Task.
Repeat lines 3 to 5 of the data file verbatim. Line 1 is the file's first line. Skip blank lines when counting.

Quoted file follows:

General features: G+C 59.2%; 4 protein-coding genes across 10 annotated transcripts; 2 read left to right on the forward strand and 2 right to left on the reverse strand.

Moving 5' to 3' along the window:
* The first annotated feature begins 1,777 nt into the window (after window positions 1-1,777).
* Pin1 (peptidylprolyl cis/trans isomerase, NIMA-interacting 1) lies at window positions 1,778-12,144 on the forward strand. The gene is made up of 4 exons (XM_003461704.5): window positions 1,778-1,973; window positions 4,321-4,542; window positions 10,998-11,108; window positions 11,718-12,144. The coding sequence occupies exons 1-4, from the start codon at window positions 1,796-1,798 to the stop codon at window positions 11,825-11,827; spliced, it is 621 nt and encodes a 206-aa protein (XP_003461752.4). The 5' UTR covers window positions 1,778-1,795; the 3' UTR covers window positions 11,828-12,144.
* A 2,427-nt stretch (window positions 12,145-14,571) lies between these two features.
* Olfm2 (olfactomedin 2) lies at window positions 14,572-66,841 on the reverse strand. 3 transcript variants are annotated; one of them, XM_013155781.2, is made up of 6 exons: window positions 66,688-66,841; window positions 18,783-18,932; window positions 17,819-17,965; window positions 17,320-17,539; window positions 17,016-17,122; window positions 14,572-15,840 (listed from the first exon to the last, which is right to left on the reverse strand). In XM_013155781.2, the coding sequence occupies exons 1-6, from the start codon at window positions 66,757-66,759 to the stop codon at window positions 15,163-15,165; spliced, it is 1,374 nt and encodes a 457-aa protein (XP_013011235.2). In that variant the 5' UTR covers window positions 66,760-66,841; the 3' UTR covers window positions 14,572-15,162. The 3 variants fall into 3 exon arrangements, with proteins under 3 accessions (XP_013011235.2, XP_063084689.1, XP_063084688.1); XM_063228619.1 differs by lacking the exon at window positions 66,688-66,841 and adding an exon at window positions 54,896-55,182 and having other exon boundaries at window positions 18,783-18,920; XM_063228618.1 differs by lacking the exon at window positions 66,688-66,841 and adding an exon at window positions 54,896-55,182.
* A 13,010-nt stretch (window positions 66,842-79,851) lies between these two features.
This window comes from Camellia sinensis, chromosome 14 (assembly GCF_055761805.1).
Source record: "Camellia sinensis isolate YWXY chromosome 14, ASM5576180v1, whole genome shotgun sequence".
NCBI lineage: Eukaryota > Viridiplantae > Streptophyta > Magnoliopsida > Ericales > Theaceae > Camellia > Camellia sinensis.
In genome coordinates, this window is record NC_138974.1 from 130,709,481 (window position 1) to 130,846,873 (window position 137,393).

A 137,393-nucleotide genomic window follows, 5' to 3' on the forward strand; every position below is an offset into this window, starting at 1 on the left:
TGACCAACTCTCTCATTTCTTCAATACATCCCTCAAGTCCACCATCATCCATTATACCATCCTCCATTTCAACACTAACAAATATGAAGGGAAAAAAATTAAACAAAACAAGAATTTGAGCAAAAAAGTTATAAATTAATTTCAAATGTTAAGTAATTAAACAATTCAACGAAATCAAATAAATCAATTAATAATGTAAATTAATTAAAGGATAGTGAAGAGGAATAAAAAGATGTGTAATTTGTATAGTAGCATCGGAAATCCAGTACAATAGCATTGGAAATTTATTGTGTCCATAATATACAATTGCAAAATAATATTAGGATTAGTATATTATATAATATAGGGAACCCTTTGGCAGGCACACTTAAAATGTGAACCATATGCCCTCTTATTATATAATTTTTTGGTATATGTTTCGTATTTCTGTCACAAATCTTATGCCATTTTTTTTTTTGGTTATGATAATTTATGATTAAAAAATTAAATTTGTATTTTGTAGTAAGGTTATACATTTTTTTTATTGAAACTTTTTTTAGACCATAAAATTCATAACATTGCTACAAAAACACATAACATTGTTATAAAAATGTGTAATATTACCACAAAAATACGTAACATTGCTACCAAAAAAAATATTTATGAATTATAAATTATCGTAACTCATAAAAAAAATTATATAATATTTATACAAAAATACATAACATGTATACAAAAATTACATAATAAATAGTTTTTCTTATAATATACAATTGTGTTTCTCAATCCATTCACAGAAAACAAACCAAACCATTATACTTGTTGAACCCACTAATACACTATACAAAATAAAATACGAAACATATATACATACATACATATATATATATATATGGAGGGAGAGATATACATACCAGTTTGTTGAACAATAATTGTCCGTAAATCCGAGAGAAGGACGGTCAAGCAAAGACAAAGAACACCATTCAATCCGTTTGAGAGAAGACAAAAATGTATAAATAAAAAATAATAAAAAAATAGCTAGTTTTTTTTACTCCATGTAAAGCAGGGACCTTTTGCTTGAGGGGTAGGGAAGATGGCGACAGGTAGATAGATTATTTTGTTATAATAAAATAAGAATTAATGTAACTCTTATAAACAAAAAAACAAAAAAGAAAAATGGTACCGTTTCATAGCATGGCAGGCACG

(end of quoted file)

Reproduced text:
* The first annotated feature begins 1,777 nt into the window (after window positions 1-1,777).
* Pin1 (peptidylprolyl cis/trans isomerase, NIMA-interacting 1) lies at window positions 1,778-12,144 on the forward strand. The gene is made up of 4 exons (XM_003461704.5): window positions 1,778-1,973; window positions 4,321-4,542; window positions 10,998-11,108; window positions 11,718-12,144. The coding sequence occupies exons 1-4, from the start codon at window positions 1,796-1,798 to the stop codon at window positions 11,825-11,827; spliced, it is 621 nt and encodes a 206-aa protein (XP_003461752.4). The 5' UTR covers window positions 1,778-1,795; the 3' UTR covers window positions 11,828-12,144.
* A 2,427-nt stretch (window positions 12,145-14,571) lies between these two features.